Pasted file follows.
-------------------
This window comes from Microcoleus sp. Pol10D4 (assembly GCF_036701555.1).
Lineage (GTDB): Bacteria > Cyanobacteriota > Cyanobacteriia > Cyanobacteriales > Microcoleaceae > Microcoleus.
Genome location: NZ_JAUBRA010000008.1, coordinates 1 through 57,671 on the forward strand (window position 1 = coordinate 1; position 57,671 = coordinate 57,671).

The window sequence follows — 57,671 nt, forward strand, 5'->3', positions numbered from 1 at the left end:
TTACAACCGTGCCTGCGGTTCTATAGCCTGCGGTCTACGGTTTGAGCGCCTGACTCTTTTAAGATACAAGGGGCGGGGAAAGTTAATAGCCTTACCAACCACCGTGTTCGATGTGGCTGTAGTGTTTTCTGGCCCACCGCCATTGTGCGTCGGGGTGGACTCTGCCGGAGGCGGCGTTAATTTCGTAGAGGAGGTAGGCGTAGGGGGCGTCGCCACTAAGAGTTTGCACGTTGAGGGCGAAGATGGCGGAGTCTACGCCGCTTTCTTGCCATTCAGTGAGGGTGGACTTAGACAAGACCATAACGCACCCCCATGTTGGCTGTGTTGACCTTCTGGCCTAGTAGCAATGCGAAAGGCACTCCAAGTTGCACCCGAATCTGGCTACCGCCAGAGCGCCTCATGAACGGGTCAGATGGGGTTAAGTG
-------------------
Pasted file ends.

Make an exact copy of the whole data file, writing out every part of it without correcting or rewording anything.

This window comes from Microcoleus sp. Pol10D4 (assembly GCF_036701555.1).
Lineage (GTDB): Bacteria > Cyanobacteriota > Cyanobacteriia > Cyanobacteriales > Microcoleaceae > Microcoleus.
Genome location: NZ_JAUBRA010000008.1, coordinates 1 through 57,671 on the forward strand (window position 1 = coordinate 1; position 57,671 = coordinate 57,671).

The window sequence follows — 57,671 nt, forward strand, 5'->3', positions numbered from 1 at the left end:
TTACAACCGTGCCTGCGGTTCTATAGCCTGCGGTCTACGGTTTGAGCGCCTGACTCTTTTAAGATACAAGGGGCGGGGAAAGTTAATAGCCTTACCAACCACCGTGTTCGATGTGGCTGTAGTGTTTTCTGGCCCACCGCCATTGTGCGTCGGGGTGGACTCTGCCGGAGGCGGCGTTAATTTCGTAGAGGAGGTAGGCGTAGGGGGCGTCGCCACTAAGAGTTTGCACGTTGAGGGCGAAGATGGCGGAGTCTACGCCGCTTTCTTGCCATTCAGTGAGGGTGGACTTAGACAAGACCATAACGCACCCCCATGTTGGCTGTGTTGACCTTCTGGCCTAGTAGCAATGCGAAAGGCACTCCAAGTTGCACCCGAATCTGGCTACCGCCAGAGCGCCTCATGAACGGGTCAGATGGGGTTAAGTG